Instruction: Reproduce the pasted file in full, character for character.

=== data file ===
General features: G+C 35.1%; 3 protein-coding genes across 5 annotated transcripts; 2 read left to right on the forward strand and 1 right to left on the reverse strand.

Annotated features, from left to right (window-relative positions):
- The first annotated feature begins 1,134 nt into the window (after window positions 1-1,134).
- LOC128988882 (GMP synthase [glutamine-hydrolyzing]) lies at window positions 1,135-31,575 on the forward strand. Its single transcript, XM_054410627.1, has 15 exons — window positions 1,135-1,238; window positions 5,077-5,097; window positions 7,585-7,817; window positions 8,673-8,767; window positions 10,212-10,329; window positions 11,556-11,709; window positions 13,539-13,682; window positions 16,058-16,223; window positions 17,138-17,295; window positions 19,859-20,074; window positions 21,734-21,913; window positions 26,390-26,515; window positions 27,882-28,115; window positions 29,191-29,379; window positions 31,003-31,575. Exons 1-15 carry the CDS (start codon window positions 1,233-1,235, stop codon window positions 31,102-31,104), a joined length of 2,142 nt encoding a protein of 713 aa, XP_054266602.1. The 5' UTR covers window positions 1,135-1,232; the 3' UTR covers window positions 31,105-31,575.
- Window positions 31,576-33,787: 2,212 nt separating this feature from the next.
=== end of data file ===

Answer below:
General features: G+C 35.1%; 3 protein-coding genes across 5 annotated transcripts; 2 read left to right on the forward strand and 1 right to left on the reverse strand.

Annotated features, from left to right (window-relative positions):
- The first annotated feature begins 1,134 nt into the window (after window positions 1-1,134).
- LOC128988882 (GMP synthase [glutamine-hydrolyzing]) lies at window positions 1,135-31,575 on the forward strand. Its single transcript, XM_054410627.1, has 15 exons — window positions 1,135-1,238; window positions 5,077-5,097; window positions 7,585-7,817; window positions 8,673-8,767; window positions 10,212-10,329; window positions 11,556-11,709; window positions 13,539-13,682; window positions 16,058-16,223; window positions 17,138-17,295; window positions 19,859-20,074; window positions 21,734-21,913; window positions 26,390-26,515; window positions 27,882-28,115; window positions 29,191-29,379; window positions 31,003-31,575. Exons 1-15 carry the CDS (start codon window positions 1,233-1,235, stop codon window positions 31,102-31,104), a joined length of 2,142 nt encoding a protein of 713 aa, XP_054266602.1. The 5' UTR covers window positions 1,135-1,232; the 3' UTR covers window positions 31,105-31,575.
- Window positions 31,576-33,787: 2,212 nt separating this feature from the next.